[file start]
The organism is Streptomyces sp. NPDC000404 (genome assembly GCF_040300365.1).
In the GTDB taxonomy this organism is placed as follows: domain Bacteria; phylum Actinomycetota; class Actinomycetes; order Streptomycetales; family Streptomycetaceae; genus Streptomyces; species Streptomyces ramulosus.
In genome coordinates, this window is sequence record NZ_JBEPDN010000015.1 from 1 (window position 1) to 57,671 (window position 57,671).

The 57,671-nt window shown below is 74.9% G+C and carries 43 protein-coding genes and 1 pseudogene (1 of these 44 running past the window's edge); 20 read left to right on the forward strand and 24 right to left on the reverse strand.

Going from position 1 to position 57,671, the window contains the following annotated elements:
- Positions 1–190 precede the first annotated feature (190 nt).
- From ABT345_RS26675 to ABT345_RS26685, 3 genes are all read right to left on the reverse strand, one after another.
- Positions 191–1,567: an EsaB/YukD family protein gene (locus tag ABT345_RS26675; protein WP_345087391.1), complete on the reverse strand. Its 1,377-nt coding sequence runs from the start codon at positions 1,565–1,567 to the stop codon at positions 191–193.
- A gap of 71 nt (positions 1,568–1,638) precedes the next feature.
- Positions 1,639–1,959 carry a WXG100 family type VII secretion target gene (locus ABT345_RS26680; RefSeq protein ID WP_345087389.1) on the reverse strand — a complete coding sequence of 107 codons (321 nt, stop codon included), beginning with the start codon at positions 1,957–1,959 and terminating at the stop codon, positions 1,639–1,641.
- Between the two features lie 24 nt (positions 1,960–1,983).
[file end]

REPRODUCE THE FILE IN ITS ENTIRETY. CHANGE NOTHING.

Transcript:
The organism is Streptomyces sp. NPDC000404 (genome assembly GCF_040300365.1).
In the GTDB taxonomy this organism is placed as follows: domain Bacteria; phylum Actinomycetota; class Actinomycetes; order Streptomycetales; family Streptomycetaceae; genus Streptomyces; species Streptomyces ramulosus.
In genome coordinates, this window is sequence record NZ_JBEPDN010000015.1 from 1 (window position 1) to 57,671 (window position 57,671).

The 57,671-nt window shown below is 74.9% G+C and carries 43 protein-coding genes and 1 pseudogene (1 of these 44 running past the window's edge); 20 read left to right on the forward strand and 24 right to left on the reverse strand.

Going from position 1 to position 57,671, the window contains the following annotated elements:
- Positions 1–190 precede the first annotated feature (190 nt).
- From ABT345_RS26675 to ABT345_RS26685, 3 genes are all read right to left on the reverse strand, one after another.
- Positions 191–1,567: an EsaB/YukD family protein gene (locus tag ABT345_RS26675; protein WP_345087391.1), complete on the reverse strand. Its 1,377-nt coding sequence runs from the start codon at positions 1,565–1,567 to the stop codon at positions 191–193.
- A gap of 71 nt (positions 1,568–1,638) precedes the next feature.
- Positions 1,639–1,959 carry a WXG100 family type VII secretion target gene (locus ABT345_RS26680; RefSeq protein ID WP_345087389.1) on the reverse strand — a complete coding sequence of 107 codons (321 nt, stop codon included), beginning with the start codon at positions 1,957–1,959 and terminating at the stop codon, positions 1,639–1,641.
- Between the two features lie 24 nt (positions 1,960–1,983).